Gear Review – Nitecore NU43 headlamp

When I looked at the now-classic NU-25 headlamp, I found it light, capable, and effective. A headlamp that works well for the myriad of chores needed for backpacking and some night hiking in a pinch.

However, it’s not meant for continuous night hiking or where you need much illumination. It does not last relatively long, either.

It’s good for what it is.

But if you need, or want, a longer battery life, another headlamp will fit your needs better.

And what headlamp may fit the bill? Another Nitecore headlamp, for sure. In this case? The NU43 headlamp.

Flashlight Go,” an online store specializing in flashlights, provided the headlamp to me, and I tested it over the winter.

I’ll let the Nitecore website give the stats –


LED White Light, Red Light
Maximum Brightness 1400 lumens
Peak Beam Distance 142 yards
Peak Beam Intensity 3400 cd
IP Rating IP68
Impact Resistance 2 m
Dimensions L-3.14″x W-1.81″x H-1.73″
Weight 4.09oz



Turbo 1400 Lumens – –
High 600 Lumens 10 hr
Mid 300 Lumens 15 hr
Low 100 Lumens 29 hr
Ultralow 8 Lumens 165 hr
SOS 1400 Lumens – –
BEACON 1400 Lumens


Constant-ON 10 Lumens 66 hr
Slow Flashing 10 Lumens 90 hr

What does all this mean in the real world?

It means it’s a bit heavier than the NU25, esp modified (4 oz vs. 1 oz) and bulkier,  but it’s far brighter, has a more intense beam, and lasts longer. The light is also very weather resistant and sturdier seeming, too. As with all headlamps I use now, it’s rechargeable and uses an internal battery.

It works well for any situation where you need a long-lasting headlamp that will work well for long nights in winter, emergency use when the vehicle breaks down, car camping, or more technical aspects such as SAR use, climbing, or similar.

It’s telling that the mid-mode is about a third higher in the output of the NU25, with a much longer battery life of 15 hours vs. 5 hrs.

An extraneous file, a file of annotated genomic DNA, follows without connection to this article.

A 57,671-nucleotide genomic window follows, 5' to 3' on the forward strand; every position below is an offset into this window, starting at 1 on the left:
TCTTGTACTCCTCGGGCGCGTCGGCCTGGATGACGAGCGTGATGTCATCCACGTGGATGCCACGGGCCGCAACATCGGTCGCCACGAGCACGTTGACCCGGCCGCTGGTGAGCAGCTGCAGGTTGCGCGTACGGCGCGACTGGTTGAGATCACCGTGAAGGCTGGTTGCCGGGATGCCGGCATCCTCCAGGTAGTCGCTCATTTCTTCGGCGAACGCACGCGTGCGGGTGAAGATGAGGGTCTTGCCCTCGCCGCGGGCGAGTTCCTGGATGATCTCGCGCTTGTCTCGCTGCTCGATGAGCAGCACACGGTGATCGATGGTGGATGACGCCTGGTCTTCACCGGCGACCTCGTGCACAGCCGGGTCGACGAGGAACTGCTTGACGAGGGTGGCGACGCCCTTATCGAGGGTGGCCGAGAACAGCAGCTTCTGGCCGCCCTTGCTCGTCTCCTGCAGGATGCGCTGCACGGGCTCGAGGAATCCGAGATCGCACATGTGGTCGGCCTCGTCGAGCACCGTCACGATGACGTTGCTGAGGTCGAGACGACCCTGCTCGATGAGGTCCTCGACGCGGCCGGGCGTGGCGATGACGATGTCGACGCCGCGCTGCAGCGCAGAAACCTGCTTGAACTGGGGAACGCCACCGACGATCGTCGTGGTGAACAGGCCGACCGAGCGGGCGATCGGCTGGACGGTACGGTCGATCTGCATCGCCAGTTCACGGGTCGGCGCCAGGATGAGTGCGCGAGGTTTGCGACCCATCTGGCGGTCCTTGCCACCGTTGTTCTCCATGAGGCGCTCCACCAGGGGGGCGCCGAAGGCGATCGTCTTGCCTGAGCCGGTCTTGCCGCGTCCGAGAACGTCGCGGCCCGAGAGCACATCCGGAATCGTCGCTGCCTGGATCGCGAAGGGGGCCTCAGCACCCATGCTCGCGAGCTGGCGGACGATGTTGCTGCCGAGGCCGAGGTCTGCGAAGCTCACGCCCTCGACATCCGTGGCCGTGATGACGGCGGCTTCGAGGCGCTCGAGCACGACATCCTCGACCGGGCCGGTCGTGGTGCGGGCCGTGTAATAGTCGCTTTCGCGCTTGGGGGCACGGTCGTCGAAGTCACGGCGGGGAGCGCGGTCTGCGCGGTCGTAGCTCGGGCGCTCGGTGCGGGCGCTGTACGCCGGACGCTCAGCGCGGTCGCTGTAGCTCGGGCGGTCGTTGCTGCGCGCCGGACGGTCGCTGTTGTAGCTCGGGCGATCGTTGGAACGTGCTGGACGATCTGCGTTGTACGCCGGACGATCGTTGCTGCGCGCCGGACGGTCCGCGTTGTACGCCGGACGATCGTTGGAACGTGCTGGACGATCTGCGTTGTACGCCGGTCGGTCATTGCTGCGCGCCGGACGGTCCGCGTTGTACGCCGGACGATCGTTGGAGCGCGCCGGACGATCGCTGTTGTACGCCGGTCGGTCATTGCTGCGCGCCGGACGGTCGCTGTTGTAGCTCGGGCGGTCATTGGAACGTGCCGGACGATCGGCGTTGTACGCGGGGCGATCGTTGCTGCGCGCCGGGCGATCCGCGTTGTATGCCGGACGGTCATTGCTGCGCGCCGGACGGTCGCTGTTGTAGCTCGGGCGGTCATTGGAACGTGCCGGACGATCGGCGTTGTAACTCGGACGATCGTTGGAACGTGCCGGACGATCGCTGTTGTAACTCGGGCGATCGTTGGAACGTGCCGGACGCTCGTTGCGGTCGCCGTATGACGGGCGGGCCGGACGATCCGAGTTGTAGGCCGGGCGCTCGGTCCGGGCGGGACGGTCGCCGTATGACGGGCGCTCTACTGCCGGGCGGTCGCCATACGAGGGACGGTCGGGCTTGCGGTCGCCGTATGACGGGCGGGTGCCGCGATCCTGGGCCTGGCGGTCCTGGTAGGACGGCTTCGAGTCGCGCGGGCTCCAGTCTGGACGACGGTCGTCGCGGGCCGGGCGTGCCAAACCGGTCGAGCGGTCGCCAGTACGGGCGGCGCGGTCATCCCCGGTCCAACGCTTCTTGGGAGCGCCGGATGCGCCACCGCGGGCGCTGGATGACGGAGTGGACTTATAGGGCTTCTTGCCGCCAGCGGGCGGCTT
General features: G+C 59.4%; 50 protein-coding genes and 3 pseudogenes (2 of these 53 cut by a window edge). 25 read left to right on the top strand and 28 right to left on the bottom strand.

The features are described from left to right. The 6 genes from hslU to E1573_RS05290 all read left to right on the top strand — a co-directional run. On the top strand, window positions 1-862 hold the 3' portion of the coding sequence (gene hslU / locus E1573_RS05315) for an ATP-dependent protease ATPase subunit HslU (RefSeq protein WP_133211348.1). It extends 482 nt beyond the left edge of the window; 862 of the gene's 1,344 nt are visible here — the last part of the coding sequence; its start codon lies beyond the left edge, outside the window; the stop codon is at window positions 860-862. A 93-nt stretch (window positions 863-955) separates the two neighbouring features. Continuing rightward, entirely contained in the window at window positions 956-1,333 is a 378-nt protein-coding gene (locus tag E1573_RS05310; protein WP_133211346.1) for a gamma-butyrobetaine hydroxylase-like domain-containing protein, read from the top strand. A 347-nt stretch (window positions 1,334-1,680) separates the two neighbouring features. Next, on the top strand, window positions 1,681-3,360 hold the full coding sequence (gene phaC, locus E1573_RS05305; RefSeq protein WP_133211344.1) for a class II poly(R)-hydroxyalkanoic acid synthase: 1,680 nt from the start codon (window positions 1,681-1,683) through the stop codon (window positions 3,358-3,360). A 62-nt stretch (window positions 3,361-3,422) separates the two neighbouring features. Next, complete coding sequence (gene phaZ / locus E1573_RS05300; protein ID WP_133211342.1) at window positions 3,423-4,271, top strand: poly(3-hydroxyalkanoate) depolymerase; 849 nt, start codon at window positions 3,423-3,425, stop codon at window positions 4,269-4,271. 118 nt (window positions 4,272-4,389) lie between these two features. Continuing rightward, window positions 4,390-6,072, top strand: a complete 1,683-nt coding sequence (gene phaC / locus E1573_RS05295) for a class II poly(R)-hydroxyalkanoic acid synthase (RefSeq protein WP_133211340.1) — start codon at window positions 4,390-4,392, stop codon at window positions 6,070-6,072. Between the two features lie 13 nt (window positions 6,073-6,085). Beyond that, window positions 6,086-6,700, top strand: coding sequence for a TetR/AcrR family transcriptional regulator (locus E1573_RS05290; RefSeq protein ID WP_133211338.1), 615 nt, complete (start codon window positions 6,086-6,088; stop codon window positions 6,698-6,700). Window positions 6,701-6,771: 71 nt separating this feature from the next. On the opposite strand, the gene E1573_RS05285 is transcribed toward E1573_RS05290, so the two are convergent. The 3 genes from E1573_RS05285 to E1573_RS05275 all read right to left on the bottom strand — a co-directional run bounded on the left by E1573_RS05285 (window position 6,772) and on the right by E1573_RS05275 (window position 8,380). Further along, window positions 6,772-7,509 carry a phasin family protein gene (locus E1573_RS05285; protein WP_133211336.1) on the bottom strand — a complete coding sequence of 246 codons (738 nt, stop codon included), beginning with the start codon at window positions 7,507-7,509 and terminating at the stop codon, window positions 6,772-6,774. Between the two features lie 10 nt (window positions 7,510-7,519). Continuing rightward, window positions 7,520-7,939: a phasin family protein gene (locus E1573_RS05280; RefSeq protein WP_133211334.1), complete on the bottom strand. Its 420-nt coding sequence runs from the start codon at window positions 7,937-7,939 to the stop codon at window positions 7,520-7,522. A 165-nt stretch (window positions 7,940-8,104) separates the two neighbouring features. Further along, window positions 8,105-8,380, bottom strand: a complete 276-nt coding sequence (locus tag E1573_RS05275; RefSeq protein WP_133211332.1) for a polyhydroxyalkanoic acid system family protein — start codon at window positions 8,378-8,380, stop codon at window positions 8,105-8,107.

I found the Nitecore comfortable to wear, and the two-button setup makes it easy to switch between modes. It’s the simple RED LIGHT / WHITE LIGHT setup I prefer, but rather a one-button configuration for the light type of red vs. white and another button to set the brightness. Easy enough to use once you get used to this system.   As a fantastic bonus, the USB-C input charges the headlamp much more efficiently.

The headlamp costs $60, but it is competitive for a headlamp with these features.

PCO Joan. Using the redlight mode at a quick camp before a backpacking trip.

Overall and use case?

Unless you plan on deep winter backpacking and need a very long-lasting headlamp, this headlamp is overkill for most people’s needs. More technical pursuits will appreciate the relative lightweight compared to similar headlamps in the class, along with durability, brightness, and long-lasting battery life.

For my use, I certainly appreciate the duration of the battery time for those longer and earlier winter nights when Joan and I made camp on a jeep road somewhere before backpacking. And it makes an excellent headlamp to stash in the vehicle for emergencies. Though not cheap, it is not expensive compared to similar choices.

If you have similar needs, the NU43 by Nitecore continues its tradition of providing well-designed quality headlamps for a reasonable price.

Disclaimer Flashlight Go provided the headlamp for my review.

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John Yates
John Yates
1 year ago

Sounds like a good headlamp, but it lacks one feature that I value: the lamp’s rechargeable battery apparently cannot be removed and replaced. I have a headlamp whose rechargeable battery can be replaced with AAA batteries in case it gets depleted. I have the advantages of mostly using a rechargeable battery while having a backup option.

John Yates
John Yates
1 year ago
Reply to  Paul Mags

If I were doing much SAR work, I’d probably use a different strategy, but I’ve only been involved in a few serious rescues in 50 years or so. The real-world situations I have most often experienced are having the headlamp turn on in my pack, my having failed to recharge it, and just having the lamp stop working (not a battery problem, but see below). You probably manage to avoid those situations, but I’ve experienced them all and expect to again. The backup batteries I carry are lithium AAA cells, which have a very long shelf life, don’t weigh very… Read more »